The good news is that President Donald Trump opened Black History Month by mentioning the renowned abolitionist Frederick Douglass. The bad news is he doesn’t seem to realize he’s dead. Speaking at a Black History Month event on Wednesday, Trump’s comments suggested he thought Douglass was alive.
Douglass was born into slavery around 1818 and died in 1895. This segment sets the record straight with our guest, Kenneth Morris Jr., great-great-great-grandson of Frederick Douglass, and features an excerpt of James Earl Jones reading one of his most famous speeches, “The Meaning of July Fourth for the Negro.”
Also on today’s show:
Yemen: Jeremy Scahill & Advocates Question “Success” of Trump Raid That Killed 24 Civilians
Questions are mounting about the first covert counterterrorism operation approved by President Donald Trump. Authorities say it was a success. The Pentagon now acknowledges that civilians were killed Sunday when members of the Navy’s SEAL Team 6 joined with commandos from the United Arab Emirates to raid a Yemeni village where members of al-Qaeda were said to live.
But human rights groups say up to 24 civilians were killed, including a newborn baby and an American 8-year-old girl, Nawar al-Awlaki, the daughter of the U.S.-born cleric Anwar al-Awlaki, who was killed in Yemen by a U.S. drone strike in 2011. The U.S. suffered one fatality: William “Ryan” Owens, a veteran member of SEAL Team 6. Guests are Jeremy Scahill, co-founder of The Intercept, who has extensively covered Yemen; Pardiss Kebriaei, staff attorney with the Center for Constitutional Rights; and Baraa Shiban, the Yemen project coordinator and caseworker with Reprieve.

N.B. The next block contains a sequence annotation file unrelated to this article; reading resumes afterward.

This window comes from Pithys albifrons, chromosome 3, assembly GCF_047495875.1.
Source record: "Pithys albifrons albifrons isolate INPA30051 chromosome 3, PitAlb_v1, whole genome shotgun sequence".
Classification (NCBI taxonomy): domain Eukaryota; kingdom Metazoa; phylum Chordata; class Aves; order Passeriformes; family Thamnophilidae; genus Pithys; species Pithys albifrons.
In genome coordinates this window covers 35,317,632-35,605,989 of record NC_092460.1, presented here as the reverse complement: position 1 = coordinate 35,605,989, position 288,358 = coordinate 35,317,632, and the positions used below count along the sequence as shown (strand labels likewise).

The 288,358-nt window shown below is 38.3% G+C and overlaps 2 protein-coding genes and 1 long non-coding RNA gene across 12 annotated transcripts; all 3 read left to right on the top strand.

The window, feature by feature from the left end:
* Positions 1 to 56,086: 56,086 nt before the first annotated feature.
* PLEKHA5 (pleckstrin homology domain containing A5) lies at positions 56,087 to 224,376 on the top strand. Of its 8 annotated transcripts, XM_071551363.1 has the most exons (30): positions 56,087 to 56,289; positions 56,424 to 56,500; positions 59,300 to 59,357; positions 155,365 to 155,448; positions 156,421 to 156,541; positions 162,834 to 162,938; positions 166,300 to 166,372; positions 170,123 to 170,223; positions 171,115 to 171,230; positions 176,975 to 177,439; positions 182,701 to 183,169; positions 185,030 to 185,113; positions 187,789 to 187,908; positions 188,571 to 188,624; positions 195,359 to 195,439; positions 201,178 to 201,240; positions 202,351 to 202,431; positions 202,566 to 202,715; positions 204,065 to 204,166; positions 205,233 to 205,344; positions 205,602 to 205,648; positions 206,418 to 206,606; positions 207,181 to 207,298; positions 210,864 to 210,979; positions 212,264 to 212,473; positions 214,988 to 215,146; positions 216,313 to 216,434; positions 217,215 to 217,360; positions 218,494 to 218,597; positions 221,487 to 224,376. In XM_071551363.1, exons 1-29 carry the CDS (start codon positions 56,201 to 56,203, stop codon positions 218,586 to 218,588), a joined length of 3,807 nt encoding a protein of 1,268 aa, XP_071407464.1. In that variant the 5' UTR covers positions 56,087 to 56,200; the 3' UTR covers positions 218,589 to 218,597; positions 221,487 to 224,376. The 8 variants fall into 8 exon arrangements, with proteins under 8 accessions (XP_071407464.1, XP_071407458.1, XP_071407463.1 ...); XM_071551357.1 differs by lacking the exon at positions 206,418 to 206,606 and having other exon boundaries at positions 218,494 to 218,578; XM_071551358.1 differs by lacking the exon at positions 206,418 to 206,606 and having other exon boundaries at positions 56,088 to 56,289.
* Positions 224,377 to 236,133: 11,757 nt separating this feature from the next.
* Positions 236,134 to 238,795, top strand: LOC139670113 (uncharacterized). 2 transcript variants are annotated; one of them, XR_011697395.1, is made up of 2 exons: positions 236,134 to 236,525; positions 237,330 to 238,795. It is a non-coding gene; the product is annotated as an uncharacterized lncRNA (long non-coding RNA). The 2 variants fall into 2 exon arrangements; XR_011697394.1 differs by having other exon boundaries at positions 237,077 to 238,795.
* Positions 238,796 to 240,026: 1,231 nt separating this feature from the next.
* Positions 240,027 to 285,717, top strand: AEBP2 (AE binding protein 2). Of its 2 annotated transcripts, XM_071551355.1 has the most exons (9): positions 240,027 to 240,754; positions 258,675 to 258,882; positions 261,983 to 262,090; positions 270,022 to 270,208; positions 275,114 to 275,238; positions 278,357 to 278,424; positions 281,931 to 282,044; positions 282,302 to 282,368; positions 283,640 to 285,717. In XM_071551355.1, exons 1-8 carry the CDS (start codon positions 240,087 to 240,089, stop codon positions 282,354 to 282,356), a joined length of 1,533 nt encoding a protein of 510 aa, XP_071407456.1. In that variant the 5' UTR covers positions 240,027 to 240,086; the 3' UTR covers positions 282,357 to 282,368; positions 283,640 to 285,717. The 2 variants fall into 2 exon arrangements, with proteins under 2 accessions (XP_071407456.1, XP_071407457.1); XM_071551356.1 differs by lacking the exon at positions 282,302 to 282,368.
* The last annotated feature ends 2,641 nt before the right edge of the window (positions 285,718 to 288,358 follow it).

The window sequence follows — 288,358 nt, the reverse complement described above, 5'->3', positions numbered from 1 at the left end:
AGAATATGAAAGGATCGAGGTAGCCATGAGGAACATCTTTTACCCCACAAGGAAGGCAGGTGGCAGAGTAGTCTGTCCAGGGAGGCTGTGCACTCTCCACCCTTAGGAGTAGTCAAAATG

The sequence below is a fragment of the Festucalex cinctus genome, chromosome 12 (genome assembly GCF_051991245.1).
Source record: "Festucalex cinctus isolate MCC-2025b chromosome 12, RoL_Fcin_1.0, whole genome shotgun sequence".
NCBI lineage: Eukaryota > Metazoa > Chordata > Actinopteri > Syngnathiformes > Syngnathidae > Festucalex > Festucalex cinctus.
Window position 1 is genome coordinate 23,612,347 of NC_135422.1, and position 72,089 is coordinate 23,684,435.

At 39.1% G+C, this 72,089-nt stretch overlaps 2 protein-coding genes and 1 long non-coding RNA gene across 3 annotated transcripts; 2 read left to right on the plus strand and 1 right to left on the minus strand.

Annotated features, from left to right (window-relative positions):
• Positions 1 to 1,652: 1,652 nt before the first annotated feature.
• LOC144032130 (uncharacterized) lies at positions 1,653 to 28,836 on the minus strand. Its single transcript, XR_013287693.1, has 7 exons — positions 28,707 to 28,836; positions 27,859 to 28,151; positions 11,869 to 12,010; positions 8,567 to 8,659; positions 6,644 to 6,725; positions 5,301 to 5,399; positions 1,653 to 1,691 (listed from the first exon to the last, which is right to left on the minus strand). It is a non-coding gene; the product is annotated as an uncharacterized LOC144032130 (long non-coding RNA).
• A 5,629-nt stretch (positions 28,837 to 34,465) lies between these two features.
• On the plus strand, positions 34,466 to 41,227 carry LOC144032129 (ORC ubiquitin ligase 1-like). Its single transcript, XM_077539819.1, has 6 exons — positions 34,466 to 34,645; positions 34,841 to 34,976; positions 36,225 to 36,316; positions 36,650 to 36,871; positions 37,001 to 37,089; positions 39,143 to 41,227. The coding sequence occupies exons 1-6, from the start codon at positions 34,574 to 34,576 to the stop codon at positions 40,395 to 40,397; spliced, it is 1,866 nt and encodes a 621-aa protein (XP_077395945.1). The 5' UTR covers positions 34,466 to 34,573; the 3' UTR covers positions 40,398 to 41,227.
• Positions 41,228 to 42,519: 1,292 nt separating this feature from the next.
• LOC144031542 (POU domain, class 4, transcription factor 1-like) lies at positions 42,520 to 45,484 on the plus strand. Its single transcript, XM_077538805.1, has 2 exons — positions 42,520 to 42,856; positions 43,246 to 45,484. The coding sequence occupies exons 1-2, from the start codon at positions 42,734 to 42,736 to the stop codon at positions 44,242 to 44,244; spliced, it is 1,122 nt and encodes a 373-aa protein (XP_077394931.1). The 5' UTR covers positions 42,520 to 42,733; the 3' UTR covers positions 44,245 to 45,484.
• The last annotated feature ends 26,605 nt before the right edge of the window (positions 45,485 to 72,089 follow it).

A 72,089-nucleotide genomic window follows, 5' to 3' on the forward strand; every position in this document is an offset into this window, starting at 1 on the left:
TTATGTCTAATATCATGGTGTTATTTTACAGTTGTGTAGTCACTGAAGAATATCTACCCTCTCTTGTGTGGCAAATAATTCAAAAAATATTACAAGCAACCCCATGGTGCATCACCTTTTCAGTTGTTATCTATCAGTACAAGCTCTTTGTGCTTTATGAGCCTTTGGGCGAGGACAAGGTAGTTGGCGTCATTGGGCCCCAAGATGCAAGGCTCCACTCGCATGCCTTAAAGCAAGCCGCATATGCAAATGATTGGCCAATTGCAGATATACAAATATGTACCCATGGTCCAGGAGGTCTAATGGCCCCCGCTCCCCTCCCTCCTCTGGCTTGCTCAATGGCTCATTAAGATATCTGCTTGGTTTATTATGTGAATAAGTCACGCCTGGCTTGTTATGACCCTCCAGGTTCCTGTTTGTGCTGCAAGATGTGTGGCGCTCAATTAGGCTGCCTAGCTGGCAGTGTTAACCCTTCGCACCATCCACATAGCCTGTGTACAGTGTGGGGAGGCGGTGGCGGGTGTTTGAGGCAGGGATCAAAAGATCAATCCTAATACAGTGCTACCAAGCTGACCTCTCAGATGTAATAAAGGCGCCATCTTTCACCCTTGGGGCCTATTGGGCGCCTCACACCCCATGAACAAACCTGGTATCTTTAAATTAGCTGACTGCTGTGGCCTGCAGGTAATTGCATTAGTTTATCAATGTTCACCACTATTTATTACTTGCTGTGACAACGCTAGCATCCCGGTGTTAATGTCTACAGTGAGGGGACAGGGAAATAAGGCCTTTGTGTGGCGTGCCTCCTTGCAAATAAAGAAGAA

Meet Lewis Wallace: Trans Reporter Fired for Writing About Journalistic Integrity in Trump Era
Until last week, Lewis Wallace was the only out transgender reporter at the public radio show “Marketplace.” Then he published a blog post on the website Medium about journalistic neutrality and the challenges of being a transgender journalist who covers the current administration. Under the headline “Objectivity is dead, and I’m okay with it,” he questioned whether people who hold “morally reprehensible” positions, such as supporting white supremacy, can be covered objectively, and he argued journalists shouldn’t care if they are called “politically correct” or “liberal.” “Marketplace” said Wallace’s blog post violated its code of ethics. It suspended him for writing it and asked him to take it down. When he later republished it, he was fired. Lewis Wallace joins the show to explain what he wrote, and why.